A BSR Philly Fringe guide: Mental health onstage

Comedian Krish Mohan is performing in the Fringe Festival at West Philly's Art Church. (Photo by Tara Arseven Photography.)

Opening up a personal, small-scale, experimental piece of theater to the world, as hundreds of Philly Fringe artists do every year, is probably more than a lot people would consider doing. But many artists dig even deeper to tackle some of our most stigmatized topics.

Issues of mental health are rich ground for a wide variety of theatrical approaches, from storytelling to standup to “living art.” Here are four productions that are going there at this year’s Fringe Festival.

For three performances on September 22, 23, and 24, the Galleries at Moore (1960 Race Street) will host AIM Academy Drama’s Perspectives. “You look at me. What do you see? You don’t know who I am,” the show warns. It’s a compilation of young writers’ takes on subjects including body shaming, gender identity, anxiety, grief, and ADHD. They “invite the audience to join them as they confront preconceived ideas, assumptions, and judgments.” The hourlong show is free.

‘I’m OK, Are You OK?’

PHIT Comedy also promotes the conversation around mental health with a remount of PHIT veteran Molly Scullion’s I’m Ok, Are You Ok?, which premiered last March (here’s my review). This one-woman show is an intense, engaging, and funny primer on coping with trauma. Scullion doesn’t mean for her experience in the aftermath of a childhood sexual assault to stand for anyone else’s, but her honest recounting of the personal and therapeutic journeys that led back to a functional and satisfying life have the seeds of universal truth for anyone coping with trauma, abuse, or PTSD.  The show ($12) is coming to the mainstage at the Adrienne (2030 Sansom Street) September 6 through 10.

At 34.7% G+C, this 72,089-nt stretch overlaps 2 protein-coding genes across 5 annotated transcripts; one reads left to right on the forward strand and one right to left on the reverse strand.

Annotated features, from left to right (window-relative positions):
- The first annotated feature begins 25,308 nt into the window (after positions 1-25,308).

‘Approaching Happiness’

A traveling comedian whose work has been featured on NPR and at venues across the country also grapples with mental health through laughs in Approaching Happiness with Krish Mohan ($10), coming to Art Church of West Philadelphia (5219 Webster Street) September 7 through 15. Mohan describes himself as “a socially conscious Indian standup comedian and writer” who focuses his wit on race, religion, immigration, relationships, and political and social issues, including gun control. Approaching Happiness is a one-hour show exploring “the idea of happiness and perceptions of mental illness in today’s society.” (Mohan is also the host, writer, and creator of the weekly web satire series Fork Full of Noodles and hosts the Taboo Table Talk podcast.)

Humanizing suicide statistics

Elephant Room Productions tackles some of the toughest stuff of all, asking, “How would you feel if your entire life was summed up by a single number?” An “exhibit of living art” mounted at Asian Arts Initiative (1219 Vine Street) features 10 “testimonies” from 10 writers in 10 artistic mediums that invite audiences to look beyond the statistics of suicide.

Suicide Stories: Gallery of the Untold ($15 to $20) will run September 12 through 17. The different installations add up to an “ongoing” show that lasts two hours at a time, but attendees are welcomed to come and go as they please, engaging as quickly or deeply as they choose.

Suicide "is frighteningly common and also not discussed enough. Even within our company, we have each been touched in some way by this epidemic,” Elephant Room artistic director Lauren M. Shover said in a recent interview with FringeArts. “We want to break the stigma by giving audience members a personal journey and experience with this piece.”

Patrons will learn that the subjects of these stories “are not so different from them,” which is important in an age when “we are so numb to hearing suicide statistics, dates, ages, etc. We want to show the audience the people, the lives, the stories behind the numbers.”

A portion of the show’s proceeds will go the American Mental Wellness Association for suicide-prevention efforts and related campaigns. For another immediate chance to make a difference, attendees can make a donation at each performance to local organizations addressing issues that the show’s artists raise.

At right: Molly Scullion is OK; are you? (Photo courtesy of PHIT Comedy.)